Balanced, earthy, no fuss comfort food: potato leek soup is one of the simple classics that helps get me through winter.
Several years ago I was fortunate enough to be offered a retreat at a friend’s family home in the Ardeche. No internet, no car, but French radio and a stunning view.
The ancient house had thick fortress like walls and large windows with heavy wooden shutters. Flanked by cypress, it sat up on a hill surrounded by carefully tended vineyards.
It was a short walk down the hill into the tiny village. One cafe, six churches, two bakeries, and a small market— its narrow aisles crammed with local cheese and wine, winter vegetables and butter: cultured butter, richer (but not in a flashy new world way) than its American cousins, with a soft tang and grassy undertones. My favorite was flecked with fleur de sel; tiny briny bursts of sea salt suspended in velvety cream.
Meals were simple. For breakfast, fresh baguette smeared with a bit of butter and honey from the comb of the bees that had built their hive against the glass of one of the upstairs windows. The bees were long gone, whisked away by a bee whisperer who had seduced their queen, but their nectar remained. Lunch, I’ll confess, was usually wine or coffee.
The dinners? There were buckwheat crepes and sometime sandwiches but the dinner I remember, the one that makes me miss those golden hours most, was potato leek soup. A reminder of how the simplest things done well and with attention are often the things we carry with us for comfort in darker hours. That soup, balanced, earthy, stippled with Herbs de Provence, and garnished with a thick pat of the butter that I sent rapturous texts home about, seemed then, and now, to be perfect. I can still close my eyes and taste each bite, see the slow curl of steam rising off my spoon and outside the valley and village aglow with the setting winter sun, I hear the slow ticking of the kitchen clock, and feel the warmth of a meal prepared by me and for me spreading from my mouth, to my chest, to my fingers.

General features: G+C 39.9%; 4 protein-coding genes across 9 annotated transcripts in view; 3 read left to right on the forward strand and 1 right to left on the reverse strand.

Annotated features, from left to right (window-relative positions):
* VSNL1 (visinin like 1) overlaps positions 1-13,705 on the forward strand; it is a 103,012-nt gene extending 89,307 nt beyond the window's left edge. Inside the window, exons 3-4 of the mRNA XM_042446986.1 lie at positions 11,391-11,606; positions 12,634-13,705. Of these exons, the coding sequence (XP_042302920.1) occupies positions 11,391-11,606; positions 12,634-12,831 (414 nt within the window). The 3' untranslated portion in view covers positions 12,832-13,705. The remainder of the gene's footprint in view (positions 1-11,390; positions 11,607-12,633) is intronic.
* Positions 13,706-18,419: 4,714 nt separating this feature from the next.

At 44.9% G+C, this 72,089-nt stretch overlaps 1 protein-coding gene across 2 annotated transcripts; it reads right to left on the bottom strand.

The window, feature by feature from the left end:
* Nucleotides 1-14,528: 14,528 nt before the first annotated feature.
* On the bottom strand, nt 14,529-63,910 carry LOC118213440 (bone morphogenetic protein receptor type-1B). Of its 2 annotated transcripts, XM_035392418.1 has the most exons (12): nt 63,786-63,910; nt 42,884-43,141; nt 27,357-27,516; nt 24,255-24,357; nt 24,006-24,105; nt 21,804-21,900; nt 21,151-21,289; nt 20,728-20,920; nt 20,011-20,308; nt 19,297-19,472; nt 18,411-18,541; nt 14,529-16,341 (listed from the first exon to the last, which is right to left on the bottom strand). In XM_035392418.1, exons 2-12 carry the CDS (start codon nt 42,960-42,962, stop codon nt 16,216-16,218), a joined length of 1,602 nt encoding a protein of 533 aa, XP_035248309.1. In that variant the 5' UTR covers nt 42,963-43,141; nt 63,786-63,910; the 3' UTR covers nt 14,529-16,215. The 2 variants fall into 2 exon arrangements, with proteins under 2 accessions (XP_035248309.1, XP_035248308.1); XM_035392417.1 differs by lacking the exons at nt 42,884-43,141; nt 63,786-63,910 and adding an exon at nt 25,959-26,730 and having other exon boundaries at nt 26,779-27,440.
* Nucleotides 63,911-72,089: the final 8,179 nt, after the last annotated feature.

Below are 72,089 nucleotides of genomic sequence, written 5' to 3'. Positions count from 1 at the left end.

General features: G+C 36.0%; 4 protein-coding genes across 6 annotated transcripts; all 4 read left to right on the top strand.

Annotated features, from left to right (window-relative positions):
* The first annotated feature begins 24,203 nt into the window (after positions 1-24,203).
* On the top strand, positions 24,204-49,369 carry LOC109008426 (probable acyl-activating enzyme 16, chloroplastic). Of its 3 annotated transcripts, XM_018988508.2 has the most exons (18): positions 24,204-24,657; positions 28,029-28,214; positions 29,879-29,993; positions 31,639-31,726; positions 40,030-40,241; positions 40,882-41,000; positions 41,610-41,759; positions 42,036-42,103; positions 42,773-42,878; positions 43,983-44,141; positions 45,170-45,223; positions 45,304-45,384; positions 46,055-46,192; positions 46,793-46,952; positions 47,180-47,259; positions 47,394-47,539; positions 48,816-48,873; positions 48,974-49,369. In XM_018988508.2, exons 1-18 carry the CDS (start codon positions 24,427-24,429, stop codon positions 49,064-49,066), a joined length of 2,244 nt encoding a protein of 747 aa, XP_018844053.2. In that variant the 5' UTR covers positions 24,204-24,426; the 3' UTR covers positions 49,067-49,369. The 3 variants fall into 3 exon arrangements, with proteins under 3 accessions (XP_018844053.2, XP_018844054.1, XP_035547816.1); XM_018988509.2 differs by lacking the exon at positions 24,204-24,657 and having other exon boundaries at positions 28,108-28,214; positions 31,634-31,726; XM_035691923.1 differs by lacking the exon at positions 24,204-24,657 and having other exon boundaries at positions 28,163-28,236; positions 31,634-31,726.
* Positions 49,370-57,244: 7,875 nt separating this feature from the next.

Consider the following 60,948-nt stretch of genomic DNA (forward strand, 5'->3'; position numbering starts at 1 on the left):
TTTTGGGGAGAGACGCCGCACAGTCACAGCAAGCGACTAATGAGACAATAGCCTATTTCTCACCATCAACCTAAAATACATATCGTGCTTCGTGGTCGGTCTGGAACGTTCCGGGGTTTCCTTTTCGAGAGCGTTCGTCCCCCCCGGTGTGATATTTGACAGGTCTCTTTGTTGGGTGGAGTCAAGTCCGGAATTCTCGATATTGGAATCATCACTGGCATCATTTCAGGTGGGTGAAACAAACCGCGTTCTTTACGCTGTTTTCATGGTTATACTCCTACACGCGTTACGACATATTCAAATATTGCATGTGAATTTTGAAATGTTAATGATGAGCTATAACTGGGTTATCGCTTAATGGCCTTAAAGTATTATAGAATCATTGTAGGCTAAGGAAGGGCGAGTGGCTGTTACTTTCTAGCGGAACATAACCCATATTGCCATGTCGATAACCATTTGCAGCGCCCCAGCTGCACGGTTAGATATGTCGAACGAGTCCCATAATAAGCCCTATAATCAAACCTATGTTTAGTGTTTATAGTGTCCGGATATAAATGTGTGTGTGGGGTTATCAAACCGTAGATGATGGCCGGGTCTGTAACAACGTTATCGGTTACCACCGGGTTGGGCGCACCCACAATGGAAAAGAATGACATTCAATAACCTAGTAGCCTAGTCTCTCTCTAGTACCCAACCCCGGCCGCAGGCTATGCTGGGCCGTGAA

Variations and such
I use chicken broth for the liquid if I have a quart of homemade in the freezer, I don’t even thaw it but throw the whole chicken stock popsicle in with the sautéed leeks and potatoes. But sometimes there is no chicken broth, so veggie stock or even plain water will work.
The garnish is usually some croutons, for crunch, along with a dollop of yogurt and some minced greens like parsley or chives.
The basic, no real recipe, soup varies too. Sometimes there are more leeks, sometimes more potatoes. Today I added some dry sherry at the end but you don’t have to. Want it thicker use more potatoes.Want it thinner, use fewer potatoes. Blend it all or don’t blend at all. Use this as a starting point.
Simple, Stress-Free Potato Leek Soup
- 1 Tablespoon butter
- 1 Tablespoon Extra Virgin Olive Oil
- 4-6 cups cleaned and chopped leeks
- 5-6 cups peeled and chopped potatoes; I used a mix of Yukon golds and russets
- 1 quart chicken broth (you can sub veggie broth or even plain water )
- 1-2 tsps. dry Herbes De Provence (or sub equal parts rosemary, sage, and thyme)
- Salt and pepper to taste
- 1 tbsp dry sherry (optional but delicious)
- In a large pot, cook the leeks with the olive oil and butter over a low heat, until the leeks are soft but not browned about twenty minutes. I was doing other things in the kitchen like prepping the rest of the ingredients for the soup and emptying the dishwasher while I cooked the leeks.
- Add the potatoes and the broth and bring to a simmer. Add half of the Herbes de Provence. Cook until the potatoes are tender, another twenty of thirty minutes. Add the remainder of the herbs and then puree the soup, using an immersion blender if you have one, to your desired consistency. I like my soup mostly smooth but don’t mind if there are a few whole pieces of leek or potato. If you don’t have an immersion blender you might want to let the soup cool a bit before blending.
- Return the soup to the heat and add the sherry. If the soup is too thick you can thin it with a bit of water as well. Give the soup another ten minutes or so over a super low heat while you prep the rest of the meal. On my glass top electric stove this means turning the burner off but leaving the soup on the still quite warm burner.
- Garnish as desired and serve with baguette and a green salad.
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